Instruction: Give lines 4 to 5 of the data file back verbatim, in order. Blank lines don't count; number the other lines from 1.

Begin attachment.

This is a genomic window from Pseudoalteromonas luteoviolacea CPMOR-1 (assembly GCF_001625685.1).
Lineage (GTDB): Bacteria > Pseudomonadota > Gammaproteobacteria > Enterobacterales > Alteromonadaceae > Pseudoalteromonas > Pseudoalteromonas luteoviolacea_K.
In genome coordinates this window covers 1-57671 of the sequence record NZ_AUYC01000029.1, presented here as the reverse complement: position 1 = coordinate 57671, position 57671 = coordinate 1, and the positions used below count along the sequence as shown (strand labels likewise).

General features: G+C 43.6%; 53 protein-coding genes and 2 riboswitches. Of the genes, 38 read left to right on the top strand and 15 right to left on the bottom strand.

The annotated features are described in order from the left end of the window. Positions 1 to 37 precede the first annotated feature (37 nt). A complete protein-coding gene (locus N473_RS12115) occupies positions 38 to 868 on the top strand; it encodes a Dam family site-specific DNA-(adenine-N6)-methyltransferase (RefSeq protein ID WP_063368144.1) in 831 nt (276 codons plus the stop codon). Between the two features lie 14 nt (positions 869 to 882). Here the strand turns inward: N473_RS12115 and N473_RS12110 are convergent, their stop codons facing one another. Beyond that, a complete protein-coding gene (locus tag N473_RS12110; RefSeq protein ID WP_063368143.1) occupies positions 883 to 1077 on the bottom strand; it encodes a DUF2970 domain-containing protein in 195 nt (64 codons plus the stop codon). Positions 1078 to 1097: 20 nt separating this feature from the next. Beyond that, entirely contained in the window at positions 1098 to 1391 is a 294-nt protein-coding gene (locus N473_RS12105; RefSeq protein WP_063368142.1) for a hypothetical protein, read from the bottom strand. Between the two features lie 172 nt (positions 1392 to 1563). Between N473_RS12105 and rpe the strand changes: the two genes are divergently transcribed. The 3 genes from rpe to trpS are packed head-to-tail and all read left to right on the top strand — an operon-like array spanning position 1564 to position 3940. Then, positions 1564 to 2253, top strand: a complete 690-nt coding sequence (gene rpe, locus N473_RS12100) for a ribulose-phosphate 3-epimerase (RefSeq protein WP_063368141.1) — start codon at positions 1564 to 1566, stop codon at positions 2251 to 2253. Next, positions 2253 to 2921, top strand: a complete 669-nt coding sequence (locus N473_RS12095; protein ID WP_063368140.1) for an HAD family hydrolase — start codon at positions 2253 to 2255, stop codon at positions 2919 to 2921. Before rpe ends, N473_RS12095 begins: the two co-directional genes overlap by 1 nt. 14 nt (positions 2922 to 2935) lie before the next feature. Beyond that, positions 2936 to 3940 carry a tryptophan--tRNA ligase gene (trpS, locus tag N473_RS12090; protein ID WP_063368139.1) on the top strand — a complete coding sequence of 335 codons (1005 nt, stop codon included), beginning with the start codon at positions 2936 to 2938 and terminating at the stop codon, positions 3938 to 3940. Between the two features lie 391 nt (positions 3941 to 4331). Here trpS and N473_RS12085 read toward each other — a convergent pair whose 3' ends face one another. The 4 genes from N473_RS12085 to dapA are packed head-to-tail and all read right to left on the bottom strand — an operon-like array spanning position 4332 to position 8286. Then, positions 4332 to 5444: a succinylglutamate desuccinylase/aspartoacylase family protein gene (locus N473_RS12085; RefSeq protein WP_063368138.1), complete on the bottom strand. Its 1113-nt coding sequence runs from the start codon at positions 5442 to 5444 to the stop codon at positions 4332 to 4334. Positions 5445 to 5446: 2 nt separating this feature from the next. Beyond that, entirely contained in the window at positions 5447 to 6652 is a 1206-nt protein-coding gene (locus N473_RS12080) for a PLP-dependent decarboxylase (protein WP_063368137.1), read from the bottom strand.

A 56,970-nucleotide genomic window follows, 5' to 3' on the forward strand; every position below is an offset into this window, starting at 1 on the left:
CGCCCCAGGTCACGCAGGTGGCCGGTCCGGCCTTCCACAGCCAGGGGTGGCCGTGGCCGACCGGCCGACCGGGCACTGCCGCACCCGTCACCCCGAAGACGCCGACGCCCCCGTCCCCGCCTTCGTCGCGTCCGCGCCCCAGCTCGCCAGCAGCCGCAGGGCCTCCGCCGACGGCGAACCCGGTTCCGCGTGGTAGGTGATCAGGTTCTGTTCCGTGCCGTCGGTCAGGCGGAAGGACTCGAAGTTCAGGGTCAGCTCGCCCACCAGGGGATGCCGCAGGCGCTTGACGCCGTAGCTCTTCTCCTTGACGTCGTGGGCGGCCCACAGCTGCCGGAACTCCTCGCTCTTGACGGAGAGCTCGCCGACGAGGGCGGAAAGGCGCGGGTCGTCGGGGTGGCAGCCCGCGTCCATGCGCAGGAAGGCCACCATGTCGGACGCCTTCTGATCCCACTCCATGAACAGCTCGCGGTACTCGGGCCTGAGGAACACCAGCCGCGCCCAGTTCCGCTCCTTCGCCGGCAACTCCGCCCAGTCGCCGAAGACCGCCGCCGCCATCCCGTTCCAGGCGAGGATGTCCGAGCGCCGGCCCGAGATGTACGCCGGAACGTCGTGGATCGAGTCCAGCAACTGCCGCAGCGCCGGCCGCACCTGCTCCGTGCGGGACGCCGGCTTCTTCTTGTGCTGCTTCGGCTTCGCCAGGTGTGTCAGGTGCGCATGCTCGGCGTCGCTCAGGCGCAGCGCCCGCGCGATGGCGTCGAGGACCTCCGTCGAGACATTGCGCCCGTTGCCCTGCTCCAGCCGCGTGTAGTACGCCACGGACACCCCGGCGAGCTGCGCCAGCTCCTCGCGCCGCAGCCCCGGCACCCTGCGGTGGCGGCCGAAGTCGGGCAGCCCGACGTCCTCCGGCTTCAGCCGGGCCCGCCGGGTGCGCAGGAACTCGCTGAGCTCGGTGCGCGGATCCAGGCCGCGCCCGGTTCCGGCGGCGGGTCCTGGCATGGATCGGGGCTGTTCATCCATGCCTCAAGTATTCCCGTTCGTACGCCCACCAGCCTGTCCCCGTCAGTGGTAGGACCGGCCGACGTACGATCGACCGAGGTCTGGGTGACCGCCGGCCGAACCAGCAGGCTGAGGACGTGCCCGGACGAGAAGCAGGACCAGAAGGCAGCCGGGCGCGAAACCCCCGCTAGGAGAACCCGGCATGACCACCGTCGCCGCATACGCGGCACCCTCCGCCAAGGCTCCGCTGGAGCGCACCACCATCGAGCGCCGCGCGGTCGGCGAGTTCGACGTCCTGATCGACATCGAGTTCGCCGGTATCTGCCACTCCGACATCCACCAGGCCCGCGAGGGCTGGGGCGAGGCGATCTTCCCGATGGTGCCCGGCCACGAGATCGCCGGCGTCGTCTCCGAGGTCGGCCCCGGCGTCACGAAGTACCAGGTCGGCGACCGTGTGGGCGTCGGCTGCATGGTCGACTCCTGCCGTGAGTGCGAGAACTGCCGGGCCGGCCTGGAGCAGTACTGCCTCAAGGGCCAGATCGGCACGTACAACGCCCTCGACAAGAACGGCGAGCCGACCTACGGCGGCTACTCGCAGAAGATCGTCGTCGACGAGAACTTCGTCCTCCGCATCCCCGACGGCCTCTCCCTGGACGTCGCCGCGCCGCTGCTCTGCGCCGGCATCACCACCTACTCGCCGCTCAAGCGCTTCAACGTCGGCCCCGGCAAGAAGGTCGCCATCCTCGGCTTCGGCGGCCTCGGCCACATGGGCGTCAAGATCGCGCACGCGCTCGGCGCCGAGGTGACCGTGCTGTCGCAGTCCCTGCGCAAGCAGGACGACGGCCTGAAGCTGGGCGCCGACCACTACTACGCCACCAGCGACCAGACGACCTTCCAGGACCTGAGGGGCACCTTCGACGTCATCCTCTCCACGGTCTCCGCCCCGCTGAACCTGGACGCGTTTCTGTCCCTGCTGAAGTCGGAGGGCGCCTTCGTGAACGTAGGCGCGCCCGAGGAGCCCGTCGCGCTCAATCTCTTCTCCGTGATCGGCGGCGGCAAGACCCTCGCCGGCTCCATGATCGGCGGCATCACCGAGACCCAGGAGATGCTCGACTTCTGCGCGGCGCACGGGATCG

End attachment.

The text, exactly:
General features: G+C 43.6%; 53 protein-coding genes and 2 riboswitches. Of the genes, 38 read left to right on the top strand and 15 right to left on the bottom strand.

The annotated features are described in order from the left end of the window. Positions 1 to 37 precede the first annotated feature (37 nt). A complete protein-coding gene (locus N473_RS12115) occupies positions 38 to 868 on the top strand; it encodes a Dam family site-specific DNA-(adenine-N6)-methyltransferase (RefSeq protein ID WP_063368144.1) in 831 nt (276 codons plus the stop codon). Between the two features lie 14 nt (positions 869 to 882). Here the strand turns inward: N473_RS12115 and N473_RS12110 are convergent, their stop codons facing one another. Beyond that, a complete protein-coding gene (locus tag N473_RS12110; RefSeq protein ID WP_063368143.1) occupies positions 883 to 1077 on the bottom strand; it encodes a DUF2970 domain-containing protein in 195 nt (64 codons plus the stop codon). Positions 1078 to 1097: 20 nt separating this feature from the next. Beyond that, entirely contained in the window at positions 1098 to 1391 is a 294-nt protein-coding gene (locus N473_RS12105; RefSeq protein WP_063368142.1) for a hypothetical protein, read from the bottom strand. Between the two features lie 172 nt (positions 1392 to 1563). Between N473_RS12105 and rpe the strand changes: the two genes are divergently transcribed. The 3 genes from rpe to trpS are packed head-to-tail and all read left to right on the top strand — an operon-like array spanning position 1564 to position 3940. Then, positions 1564 to 2253, top strand: a complete 690-nt coding sequence (gene rpe, locus N473_RS12100) for a ribulose-phosphate 3-epimerase (RefSeq protein WP_063368141.1) — start codon at positions 1564 to 1566, stop codon at positions 2251 to 2253. Next, positions 2253 to 2921, top strand: a complete 669-nt coding sequence (locus N473_RS12095; protein ID WP_063368140.1) for an HAD family hydrolase — start codon at positions 2253 to 2255, stop codon at positions 2919 to 2921. Before rpe ends, N473_RS12095 begins: the two co-directional genes overlap by 1 nt. 14 nt (positions 2922 to 2935) lie before the next feature. Beyond that, positions 2936 to 3940 carry a tryptophan--tRNA ligase gene (trpS, locus tag N473_RS12090; protein ID WP_063368139.1) on the top strand — a complete coding sequence of 335 codons (1005 nt, stop codon included), beginning with the start codon at positions 2936 to 2938 and terminating at the stop codon, positions 3938 to 3940. Between the two features lie 391 nt (positions 3941 to 4331). Here trpS and N473_RS12085 read toward each other — a convergent pair whose 3' ends face one another. The 4 genes from N473_RS12085 to dapA are packed head-to-tail and all read right to left on the bottom strand — an operon-like array spanning position 4332 to position 8286. Then, positions 4332 to 5444: a succinylglutamate desuccinylase/aspartoacylase family protein gene (locus N473_RS12085; RefSeq protein WP_063368138.1), complete on the bottom strand. Its 1113-nt coding sequence runs from the start codon at positions 5442 to 5444 to the stop codon at positions 4332 to 4334. Positions 5445 to 5446: 2 nt separating this feature from the next. Beyond that, entirely contained in the window at positions 5447 to 6652 is a 1206-nt protein-coding gene (locus N473_RS12080) for a PLP-dependent decarboxylase (protein WP_063368137.1), read from the bottom strand.